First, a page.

Rid­ing like a dream from sta­tion to sta­tion

The Washington Post Sunday - - TRAVEL - BY ME­LANIE D.G. KAPLAN travel@wash­post.com Kaplan is a free­lance writer based in the District. Her web­site is melaniedgka­plan.com. Find her on Twit­ter: @MelanieDGKa­plan.

When you’re a child prone to car­sick­ness, the wheels on the bus go­ing round and round are noth­ing to sing about. On field trips, I sat at the front of the bus with my teach­ers while the cool kids sat in back jok­ing or jam­ming to a Walk­man.

Over the years, my aver­sion to bus travel only grew. Head­lines re­minded me that buses oc­ca­sion­ally ca­reen off cliffs, cross me­di­ans or catch fire. As an adult, I have man­aged to avoid in­ter­city buses. In ad­di­tion to a fear that heavy brak­ing, curvy roads and stale air will un­set­tle my equi­lib­rium for days (I never grew out of my sus­cep­ti­bil­ity to mo­tion sick­ness), I worry that I’ll have an un­bear­able seat­mate, run out of snacks or feel trapped when I need to stretch my back. I imag­ine buses de­layed by hours, stuck on the side of the road or stalled in traf­fic.

Of course, it’s easy to steer clear of buses when you love be­ing in the driver’s seat. I road-trip through time zones like some peo­ple binge on Net­flix — I can’t get enough. I like to leave be­fore sun­rise, stop on a whim, play loud mu­sic, drive in si­lence, pull over when I’m hun­gry and reroute when I hit traf­fic. Plus, I pack the car with things that don’t board buses — my bike, pad­dle­board and bea­gle.

When Chi­na­town buses rolled out in the 1990s, lead­ing the wave of dis­count bus lines, their low prices tempted me. But I’ve still opted for the eco-un­friendly car or the wal­let-un­friendly train and never re­gret­ted my de­ci­sions. I’m not alone. A friend who trav­els of­ten told me that she would sooner poke her eyes out with knit­ting nee­dles than take the bus.

Then, last month, I needed to travel from San An­to­nio to Austin for a flight. I asked my Aus­ti­nite friend Chris, one of the coolest kids I know, about trans­porta­tion be­tween the cities. It’s a no-brainer, he said. Take the bus!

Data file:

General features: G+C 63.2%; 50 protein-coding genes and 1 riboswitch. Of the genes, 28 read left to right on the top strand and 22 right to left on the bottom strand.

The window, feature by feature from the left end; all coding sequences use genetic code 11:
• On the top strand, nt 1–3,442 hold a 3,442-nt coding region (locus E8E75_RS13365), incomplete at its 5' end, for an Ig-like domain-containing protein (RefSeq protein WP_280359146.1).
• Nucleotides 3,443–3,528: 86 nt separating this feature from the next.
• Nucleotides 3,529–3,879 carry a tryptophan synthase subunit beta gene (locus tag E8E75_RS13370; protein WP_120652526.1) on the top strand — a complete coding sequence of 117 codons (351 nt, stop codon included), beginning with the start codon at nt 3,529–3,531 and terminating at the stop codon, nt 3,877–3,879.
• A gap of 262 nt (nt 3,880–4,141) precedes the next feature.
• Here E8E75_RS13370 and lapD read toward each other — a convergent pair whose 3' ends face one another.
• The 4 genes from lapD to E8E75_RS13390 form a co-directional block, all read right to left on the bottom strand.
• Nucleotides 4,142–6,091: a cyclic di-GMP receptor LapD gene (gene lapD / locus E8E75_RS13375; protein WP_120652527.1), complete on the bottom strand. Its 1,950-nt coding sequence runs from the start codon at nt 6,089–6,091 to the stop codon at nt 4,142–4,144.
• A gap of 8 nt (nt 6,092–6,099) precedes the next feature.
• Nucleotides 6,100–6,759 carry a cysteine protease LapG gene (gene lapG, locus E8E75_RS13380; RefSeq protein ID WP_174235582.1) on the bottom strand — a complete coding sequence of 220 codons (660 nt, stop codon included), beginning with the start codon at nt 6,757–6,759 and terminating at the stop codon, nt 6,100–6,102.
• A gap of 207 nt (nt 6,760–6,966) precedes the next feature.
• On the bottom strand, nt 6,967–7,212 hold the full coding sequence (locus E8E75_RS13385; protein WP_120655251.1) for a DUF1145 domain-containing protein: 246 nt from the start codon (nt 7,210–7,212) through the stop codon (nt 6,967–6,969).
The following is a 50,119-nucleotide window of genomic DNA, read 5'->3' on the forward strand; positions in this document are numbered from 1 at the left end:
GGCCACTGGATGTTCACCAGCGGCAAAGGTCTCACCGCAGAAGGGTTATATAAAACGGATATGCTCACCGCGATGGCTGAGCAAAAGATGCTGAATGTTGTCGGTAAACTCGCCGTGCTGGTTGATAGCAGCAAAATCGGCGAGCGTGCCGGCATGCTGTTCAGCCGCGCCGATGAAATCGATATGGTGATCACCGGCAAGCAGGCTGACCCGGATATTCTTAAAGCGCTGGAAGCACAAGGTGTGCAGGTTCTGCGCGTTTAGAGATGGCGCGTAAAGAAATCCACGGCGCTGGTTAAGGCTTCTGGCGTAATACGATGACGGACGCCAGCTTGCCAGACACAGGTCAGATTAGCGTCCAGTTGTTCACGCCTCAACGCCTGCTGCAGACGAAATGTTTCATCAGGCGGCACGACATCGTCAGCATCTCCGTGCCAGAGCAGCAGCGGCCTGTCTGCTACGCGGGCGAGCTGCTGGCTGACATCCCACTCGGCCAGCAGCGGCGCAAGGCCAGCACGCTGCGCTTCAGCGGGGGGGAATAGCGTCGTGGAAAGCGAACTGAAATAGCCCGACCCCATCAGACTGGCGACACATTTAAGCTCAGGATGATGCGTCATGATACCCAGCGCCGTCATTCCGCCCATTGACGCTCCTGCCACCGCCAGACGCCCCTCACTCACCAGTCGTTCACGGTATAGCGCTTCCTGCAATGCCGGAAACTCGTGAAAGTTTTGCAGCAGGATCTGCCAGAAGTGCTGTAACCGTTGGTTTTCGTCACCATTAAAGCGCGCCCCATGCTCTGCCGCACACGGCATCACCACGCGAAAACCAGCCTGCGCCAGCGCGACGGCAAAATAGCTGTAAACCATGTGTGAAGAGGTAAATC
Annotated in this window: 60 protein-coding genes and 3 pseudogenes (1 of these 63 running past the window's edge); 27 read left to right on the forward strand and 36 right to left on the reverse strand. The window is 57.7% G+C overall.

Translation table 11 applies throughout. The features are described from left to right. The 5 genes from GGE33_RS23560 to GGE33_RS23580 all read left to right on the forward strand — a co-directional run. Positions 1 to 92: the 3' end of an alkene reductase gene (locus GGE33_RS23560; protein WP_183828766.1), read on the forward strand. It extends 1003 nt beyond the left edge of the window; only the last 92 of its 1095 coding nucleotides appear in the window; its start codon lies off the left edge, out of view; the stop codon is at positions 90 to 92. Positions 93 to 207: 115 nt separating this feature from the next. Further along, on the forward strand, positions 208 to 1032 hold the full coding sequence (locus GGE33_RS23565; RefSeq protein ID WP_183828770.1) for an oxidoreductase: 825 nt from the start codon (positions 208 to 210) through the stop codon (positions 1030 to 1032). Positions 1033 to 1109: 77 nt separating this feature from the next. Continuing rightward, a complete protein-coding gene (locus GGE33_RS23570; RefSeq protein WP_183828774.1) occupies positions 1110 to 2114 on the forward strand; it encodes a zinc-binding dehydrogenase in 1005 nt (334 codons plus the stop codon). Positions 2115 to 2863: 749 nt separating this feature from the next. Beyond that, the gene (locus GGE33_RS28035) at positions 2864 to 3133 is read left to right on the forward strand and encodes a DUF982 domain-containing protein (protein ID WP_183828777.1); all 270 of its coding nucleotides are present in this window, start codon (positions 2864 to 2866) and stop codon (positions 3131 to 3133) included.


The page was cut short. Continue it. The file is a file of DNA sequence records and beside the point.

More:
Just like that, I shelved my fears and booked a trip on Me­gabus.com. The 90-minute leg was just $5 (!) so for another dol­lar, I splurged on a re­served seat and ta­ble up front.

In San An­to­nio, I rolled my suit­case a half-mile through down­town to an empty park­ing lot at Fourth Street and Broad­way. The blue dou­ble-decker bus ar­rived slightly be­fore our sched­uled 5:30 p.m. de­par­ture. A dozen peo­ple, most of them young, lined up by the back of the bus like they knew the drill. We left our lug­gage on the pave­ment with the driver, trust­ing that it would end up in the cargo com­part­ment.

I took my seat. A young man sat across the ta­ble from me, and we each had empty spots next to us. A woman and two kids sat across the aisle, and I looked long­ingly at their bag of road-trip snacks.

As our driver inched the bus out of the park­ing lot, he wel­comed us and men­tioned the re­stroom in the back. If you talk on the phone, he said, please use whis­per voices. My table­mate made a quiet call and be­gan watch­ing a movie on his phone. There was a time, I’m told, when one could ex­pect to meet fel­low pas­sen­gers on a bus — wan­der­ers, tourists, ro­man­tics. I looked around and saw video on de­mand.

We merged onto In­ter­state 35 go­ing north, and af­ter re­turn­ing a few texts, I re­laxed my gaze out the win­dow. The cen­tral Texas land­scape isn’t my fa­vorite, but it was re­fresh­ing to stare aim­lessly at the hori­zon with nary a thought of speedome­ters or gas gauges. I rec­og­nized names of small towns I’d once vis­ited and day­dreamed about a long-ago Texas ro­mance.

We passed Cow­boy Har­ley-David­son of Austin, just out­side the city, and I texted my friend Chris our ETA. We hit some traf­fic but still ar­rived ahead of sched­ule, a few blocks from the capi­tol dome.

I stood up from my com­fort­able seat and stretched. Yee-haw! My bless­edly un­event­ful ride was over. The bus hadn’t flipped or ig­nited, I hadn’t turned green, and by the time I had ex­ited at the rear, my lug­gage was on the pave­ment. I ca­su­ally grabbed my bag, waited for Chris to pull up to the curb and hopped in his car. Like I knew the drill.

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